17. A method according to claim 16, further comprising the step of cooling and dewatering said portion of said top gas before feeding to said transition zone.
18. A method according to claim 1, wherein said step of providing said gas reforming zone comprises providing said gas reforming zone including a catalyst for a gas reformation reaction.
19. A method according to claim 18, wherein said gas reforming zone has a catalyst surface area of at least about 70 m2 catalyst/m3 of methane.
20. A method according to claim 1, wherein said reformed gas further comprises about 40-43% hydrogen, about 28-30% carbon monoxide, about 8-10% carbon dioxide, about 1-2% methane, about 17-20% nitrogen and about 1-2% water vapor based on volume of said gas.
21. A method for direct reduction of oxides, comprising the steps of:
providing a reduction zone for direct reduction of oxides and a gas reforming zone communicated with said reduction zone;
feeding metal oxides to said reduction zone;
feeding a gas mixture comprising methane and an oxygen source to said gas reforming zone to provide a reformed gas comprising hydrogen and carbon monoxide;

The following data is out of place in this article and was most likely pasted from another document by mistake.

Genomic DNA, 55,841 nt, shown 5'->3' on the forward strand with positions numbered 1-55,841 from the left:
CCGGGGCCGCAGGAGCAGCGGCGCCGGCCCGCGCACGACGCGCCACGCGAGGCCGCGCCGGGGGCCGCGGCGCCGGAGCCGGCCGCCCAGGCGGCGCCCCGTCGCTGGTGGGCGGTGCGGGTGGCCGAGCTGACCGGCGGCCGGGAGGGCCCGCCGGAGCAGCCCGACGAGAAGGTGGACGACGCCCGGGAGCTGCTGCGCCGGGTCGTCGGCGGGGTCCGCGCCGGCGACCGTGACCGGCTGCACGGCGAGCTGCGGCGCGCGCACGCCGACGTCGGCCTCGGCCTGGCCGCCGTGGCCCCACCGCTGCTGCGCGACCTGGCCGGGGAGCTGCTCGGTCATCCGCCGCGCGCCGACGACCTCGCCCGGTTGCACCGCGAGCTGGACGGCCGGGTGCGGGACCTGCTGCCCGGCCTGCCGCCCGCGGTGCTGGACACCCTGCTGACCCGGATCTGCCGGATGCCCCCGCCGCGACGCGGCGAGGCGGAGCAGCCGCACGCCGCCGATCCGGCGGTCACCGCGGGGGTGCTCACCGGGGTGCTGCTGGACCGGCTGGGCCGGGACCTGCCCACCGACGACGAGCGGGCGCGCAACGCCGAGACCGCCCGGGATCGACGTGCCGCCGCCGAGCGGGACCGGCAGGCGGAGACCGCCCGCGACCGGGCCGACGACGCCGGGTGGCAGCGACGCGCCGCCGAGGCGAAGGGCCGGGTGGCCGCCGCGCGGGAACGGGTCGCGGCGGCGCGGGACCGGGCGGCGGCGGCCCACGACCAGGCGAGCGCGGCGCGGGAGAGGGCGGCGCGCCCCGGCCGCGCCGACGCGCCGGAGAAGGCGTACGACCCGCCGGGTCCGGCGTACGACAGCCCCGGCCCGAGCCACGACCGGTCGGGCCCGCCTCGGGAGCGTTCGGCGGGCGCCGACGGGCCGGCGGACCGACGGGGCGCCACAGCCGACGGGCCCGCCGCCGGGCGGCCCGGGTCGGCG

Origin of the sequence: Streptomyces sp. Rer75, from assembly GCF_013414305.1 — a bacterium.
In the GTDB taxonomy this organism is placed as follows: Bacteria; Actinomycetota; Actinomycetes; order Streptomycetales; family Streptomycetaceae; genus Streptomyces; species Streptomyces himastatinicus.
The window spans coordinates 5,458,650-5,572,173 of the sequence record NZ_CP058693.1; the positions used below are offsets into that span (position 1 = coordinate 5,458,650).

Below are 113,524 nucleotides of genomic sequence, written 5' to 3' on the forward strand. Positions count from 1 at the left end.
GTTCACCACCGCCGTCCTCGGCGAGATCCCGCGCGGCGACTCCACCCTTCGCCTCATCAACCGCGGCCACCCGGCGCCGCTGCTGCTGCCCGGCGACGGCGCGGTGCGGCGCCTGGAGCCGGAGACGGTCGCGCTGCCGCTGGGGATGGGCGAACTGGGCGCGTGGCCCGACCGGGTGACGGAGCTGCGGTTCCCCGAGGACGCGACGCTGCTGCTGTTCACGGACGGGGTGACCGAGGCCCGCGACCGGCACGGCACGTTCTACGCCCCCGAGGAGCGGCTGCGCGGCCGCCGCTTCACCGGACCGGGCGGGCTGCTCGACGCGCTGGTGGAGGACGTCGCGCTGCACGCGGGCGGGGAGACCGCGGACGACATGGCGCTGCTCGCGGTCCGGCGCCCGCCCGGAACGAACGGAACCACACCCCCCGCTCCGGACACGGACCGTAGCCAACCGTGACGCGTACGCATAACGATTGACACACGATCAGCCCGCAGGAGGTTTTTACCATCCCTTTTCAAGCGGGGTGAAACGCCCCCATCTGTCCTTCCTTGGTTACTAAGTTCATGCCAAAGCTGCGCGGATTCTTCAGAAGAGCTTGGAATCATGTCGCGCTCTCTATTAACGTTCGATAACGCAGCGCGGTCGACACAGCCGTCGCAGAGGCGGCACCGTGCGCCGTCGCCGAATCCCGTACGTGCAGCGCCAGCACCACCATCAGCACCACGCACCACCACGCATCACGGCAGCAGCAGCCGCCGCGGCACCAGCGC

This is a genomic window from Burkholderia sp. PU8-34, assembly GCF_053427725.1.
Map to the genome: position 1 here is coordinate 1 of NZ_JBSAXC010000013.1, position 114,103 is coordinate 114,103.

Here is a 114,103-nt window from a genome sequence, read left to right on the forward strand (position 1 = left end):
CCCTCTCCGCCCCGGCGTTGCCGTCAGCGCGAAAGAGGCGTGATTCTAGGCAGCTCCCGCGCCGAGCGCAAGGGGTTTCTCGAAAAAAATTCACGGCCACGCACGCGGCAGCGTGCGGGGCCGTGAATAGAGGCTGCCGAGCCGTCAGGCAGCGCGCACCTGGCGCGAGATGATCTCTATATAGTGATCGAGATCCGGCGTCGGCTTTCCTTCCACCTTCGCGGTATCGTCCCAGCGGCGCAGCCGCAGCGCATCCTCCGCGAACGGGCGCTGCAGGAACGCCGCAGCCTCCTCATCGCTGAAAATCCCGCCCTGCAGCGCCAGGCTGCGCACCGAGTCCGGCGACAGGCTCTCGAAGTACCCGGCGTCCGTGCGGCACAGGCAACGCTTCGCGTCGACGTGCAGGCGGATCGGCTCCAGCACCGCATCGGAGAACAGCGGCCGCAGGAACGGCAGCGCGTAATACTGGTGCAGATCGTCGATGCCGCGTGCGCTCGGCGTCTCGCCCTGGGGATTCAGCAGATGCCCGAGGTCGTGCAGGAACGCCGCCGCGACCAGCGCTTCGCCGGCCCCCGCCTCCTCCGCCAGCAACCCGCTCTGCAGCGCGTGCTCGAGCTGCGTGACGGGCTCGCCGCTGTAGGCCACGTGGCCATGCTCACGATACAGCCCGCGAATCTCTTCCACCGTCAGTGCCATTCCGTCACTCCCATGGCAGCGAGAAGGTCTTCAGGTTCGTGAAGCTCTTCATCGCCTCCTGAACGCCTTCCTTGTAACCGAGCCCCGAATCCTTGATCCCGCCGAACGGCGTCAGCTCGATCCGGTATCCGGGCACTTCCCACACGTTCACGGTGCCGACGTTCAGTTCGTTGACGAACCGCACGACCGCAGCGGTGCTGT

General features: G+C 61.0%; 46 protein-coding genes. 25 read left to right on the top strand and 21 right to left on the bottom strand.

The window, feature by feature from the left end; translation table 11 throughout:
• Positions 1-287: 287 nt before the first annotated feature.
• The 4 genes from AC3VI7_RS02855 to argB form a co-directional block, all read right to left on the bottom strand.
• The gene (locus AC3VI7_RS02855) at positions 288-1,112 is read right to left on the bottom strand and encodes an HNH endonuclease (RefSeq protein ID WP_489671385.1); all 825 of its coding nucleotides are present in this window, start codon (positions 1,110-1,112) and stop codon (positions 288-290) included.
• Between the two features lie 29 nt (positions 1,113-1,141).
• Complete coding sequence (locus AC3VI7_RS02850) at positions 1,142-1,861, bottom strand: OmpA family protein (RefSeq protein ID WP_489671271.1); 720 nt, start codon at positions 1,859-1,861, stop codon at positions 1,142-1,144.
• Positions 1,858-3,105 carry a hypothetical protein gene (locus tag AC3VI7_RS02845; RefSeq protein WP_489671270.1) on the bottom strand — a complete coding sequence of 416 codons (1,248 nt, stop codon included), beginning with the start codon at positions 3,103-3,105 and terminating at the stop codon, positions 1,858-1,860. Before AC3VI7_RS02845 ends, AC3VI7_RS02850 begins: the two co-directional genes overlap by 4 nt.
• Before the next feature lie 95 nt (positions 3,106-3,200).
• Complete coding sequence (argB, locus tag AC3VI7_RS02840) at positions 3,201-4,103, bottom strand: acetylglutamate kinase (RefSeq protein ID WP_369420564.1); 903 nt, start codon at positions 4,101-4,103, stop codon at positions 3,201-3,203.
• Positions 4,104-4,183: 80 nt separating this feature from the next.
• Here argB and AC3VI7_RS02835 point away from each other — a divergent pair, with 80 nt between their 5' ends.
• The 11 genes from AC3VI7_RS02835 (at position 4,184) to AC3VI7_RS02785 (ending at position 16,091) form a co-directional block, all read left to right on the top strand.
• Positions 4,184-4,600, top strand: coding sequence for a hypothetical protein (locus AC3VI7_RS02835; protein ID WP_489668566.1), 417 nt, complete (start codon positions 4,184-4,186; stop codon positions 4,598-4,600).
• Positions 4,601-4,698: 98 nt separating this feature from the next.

contacting said oxides and said reformed gas in said reduction zone to provide a reduced metal and a top gas; and
treating said top gas so as to provide said gas mixture wherein said step of feeding said gas mixture comprises feeding said gas mixture at a gas reforming temperature, and wherein said top gas has a top gas temperature lower than said gas reforming temperature, and wherein said treating step includes the step of reheating said top gas to said reformining temperature.
22. A method according to claim 21, wherein said gas reforming temperature is between about 980 C. to about 1100 C., and said top gas temperature is between about 360 C. to about 400 C.